Federal Rule of Civil Procedure 9(b) states that “[i]n alleging fraud or mistake, a party must state with particularity the circumstances fraud or mistake.” Whether FRCP 9(b) applies to the pleading of loss causation in securities fraud cases, however, has been an open question.
In the Dura case, the Supreme Court heard argument on the issue. The Court ultimately punted, however, noting in its 2005 decision that it would “assume, at least for argument’s sake, that neither the Rules nor the securities statutes impose any special further requirement [beyond FRCP 8’s notice pleading standard] in respect to the pleading of proximate causation or economic loss.” Perhaps not surprisingly, this quickly lead to a split in the lower courts, with some courts requiring notice pleading and other courts requiring particularity. Moreover, this split has continued at the appellate level with, at a minimum, the Fifth Circuit (FRCP 8 applies) and the Fourth Circuit (FRCP 9(b) applies) taking opposite positions.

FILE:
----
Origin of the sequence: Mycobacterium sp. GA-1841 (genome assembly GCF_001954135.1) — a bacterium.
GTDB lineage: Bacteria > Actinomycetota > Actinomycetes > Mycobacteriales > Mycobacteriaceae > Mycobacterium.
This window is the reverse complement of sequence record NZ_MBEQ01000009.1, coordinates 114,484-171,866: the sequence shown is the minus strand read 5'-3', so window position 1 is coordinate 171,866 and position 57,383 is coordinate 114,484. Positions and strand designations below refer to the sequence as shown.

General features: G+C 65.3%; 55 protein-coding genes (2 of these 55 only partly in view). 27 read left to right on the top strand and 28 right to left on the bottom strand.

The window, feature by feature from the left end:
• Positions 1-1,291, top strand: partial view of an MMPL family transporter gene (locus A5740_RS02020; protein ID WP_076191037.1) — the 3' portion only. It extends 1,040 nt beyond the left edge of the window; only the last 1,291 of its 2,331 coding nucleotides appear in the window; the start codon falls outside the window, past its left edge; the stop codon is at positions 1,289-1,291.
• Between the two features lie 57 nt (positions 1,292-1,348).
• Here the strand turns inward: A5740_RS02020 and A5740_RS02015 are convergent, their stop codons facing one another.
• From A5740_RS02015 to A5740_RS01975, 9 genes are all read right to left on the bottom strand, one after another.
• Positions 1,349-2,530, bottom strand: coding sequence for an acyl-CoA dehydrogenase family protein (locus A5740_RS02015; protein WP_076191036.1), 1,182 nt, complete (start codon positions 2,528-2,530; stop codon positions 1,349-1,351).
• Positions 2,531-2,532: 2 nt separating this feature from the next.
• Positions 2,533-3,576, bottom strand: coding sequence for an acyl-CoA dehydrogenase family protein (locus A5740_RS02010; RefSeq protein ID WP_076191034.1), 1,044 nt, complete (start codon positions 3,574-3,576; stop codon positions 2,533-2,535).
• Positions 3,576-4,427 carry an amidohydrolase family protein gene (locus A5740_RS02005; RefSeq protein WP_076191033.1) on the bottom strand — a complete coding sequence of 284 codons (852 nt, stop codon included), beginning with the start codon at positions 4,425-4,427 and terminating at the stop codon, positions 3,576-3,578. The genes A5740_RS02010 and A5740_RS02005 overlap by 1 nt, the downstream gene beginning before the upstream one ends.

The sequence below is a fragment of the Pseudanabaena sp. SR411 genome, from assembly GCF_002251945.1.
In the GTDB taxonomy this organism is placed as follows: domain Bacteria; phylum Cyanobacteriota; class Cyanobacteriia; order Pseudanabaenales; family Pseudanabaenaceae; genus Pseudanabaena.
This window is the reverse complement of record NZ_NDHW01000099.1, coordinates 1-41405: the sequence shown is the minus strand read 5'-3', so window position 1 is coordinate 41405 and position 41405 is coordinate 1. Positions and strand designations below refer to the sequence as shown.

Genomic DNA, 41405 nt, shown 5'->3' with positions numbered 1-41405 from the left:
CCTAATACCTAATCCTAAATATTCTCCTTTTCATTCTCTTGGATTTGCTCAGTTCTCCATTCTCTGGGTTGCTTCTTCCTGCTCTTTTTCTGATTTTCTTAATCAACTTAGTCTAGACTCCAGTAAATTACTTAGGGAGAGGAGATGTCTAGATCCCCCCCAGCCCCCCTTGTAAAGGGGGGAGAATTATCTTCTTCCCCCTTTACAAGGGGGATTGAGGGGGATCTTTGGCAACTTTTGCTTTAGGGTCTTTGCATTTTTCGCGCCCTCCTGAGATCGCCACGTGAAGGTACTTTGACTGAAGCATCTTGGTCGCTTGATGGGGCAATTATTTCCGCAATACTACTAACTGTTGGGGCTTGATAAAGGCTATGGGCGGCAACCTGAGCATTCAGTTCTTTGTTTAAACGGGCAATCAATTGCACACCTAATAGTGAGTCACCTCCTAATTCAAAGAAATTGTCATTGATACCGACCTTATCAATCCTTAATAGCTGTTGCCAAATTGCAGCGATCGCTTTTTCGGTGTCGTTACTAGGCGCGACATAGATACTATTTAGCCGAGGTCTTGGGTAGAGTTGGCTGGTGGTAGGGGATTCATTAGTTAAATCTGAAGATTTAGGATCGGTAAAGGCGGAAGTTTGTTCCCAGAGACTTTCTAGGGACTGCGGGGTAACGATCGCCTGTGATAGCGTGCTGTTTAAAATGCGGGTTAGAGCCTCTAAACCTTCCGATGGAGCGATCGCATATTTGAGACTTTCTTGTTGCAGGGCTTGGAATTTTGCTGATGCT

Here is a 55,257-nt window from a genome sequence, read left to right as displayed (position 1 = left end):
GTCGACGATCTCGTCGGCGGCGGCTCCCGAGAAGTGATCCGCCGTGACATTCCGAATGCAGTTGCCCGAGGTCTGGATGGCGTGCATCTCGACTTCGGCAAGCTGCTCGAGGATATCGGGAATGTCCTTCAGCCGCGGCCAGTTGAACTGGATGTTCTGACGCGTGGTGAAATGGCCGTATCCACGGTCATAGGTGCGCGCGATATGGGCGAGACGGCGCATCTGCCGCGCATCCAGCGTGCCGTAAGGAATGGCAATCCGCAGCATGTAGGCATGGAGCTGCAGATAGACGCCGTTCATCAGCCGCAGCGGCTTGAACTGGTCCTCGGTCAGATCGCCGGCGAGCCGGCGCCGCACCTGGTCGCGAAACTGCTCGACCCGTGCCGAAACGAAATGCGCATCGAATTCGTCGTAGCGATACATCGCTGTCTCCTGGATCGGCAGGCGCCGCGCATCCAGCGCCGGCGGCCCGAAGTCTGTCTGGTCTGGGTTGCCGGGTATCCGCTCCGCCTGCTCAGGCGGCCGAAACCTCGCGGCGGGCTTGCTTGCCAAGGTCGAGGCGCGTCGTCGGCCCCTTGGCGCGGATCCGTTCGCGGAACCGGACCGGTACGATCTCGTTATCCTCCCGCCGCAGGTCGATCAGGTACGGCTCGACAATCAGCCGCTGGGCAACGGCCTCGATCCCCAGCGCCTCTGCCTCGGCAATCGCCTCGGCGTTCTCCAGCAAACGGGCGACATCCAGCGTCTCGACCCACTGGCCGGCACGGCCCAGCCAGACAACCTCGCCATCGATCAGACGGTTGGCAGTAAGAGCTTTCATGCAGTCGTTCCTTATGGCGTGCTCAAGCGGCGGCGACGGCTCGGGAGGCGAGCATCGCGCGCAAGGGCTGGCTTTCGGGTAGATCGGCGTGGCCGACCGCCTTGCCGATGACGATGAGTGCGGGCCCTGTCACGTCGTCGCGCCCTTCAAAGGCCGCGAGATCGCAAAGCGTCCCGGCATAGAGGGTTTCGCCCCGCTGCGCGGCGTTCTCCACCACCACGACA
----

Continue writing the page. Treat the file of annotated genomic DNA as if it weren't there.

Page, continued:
In Oregon Public Employees Retirement Fund v. Apollo Group, Inc., 2014 WL 7139634 (Dec. 16, 2014), the Ninth Circuit has addressed the split and come down firmly in favor of FRCP 9(b)’s particularity requirement applying to the pleading of loss causation (and, by extension, to every element of a securities fraud claim). The court gave three reasons for its decision. First, because FRCP 9(b) “applies to all circumstances of common law fraud, and since securities fraud is derived from common law fraud, it makes sense to apply the same pleading standard.” Second, FRCP 9(b) applies on its face because loss causation, as an element of the claim, is “part of the ‘circumstances’ constituting fraud.” Finally, applying FRCP 9(b) “creates a consistent standard through which to assess pleadings in 10(b) actions.”
Holding: Dismissal affirmed.
Quote of note: “We are persuaded by the approach adopted in the Fourth Circuit and hold today that Rule 9(b) applies to all elements of a securities fraud action, including loss causation.”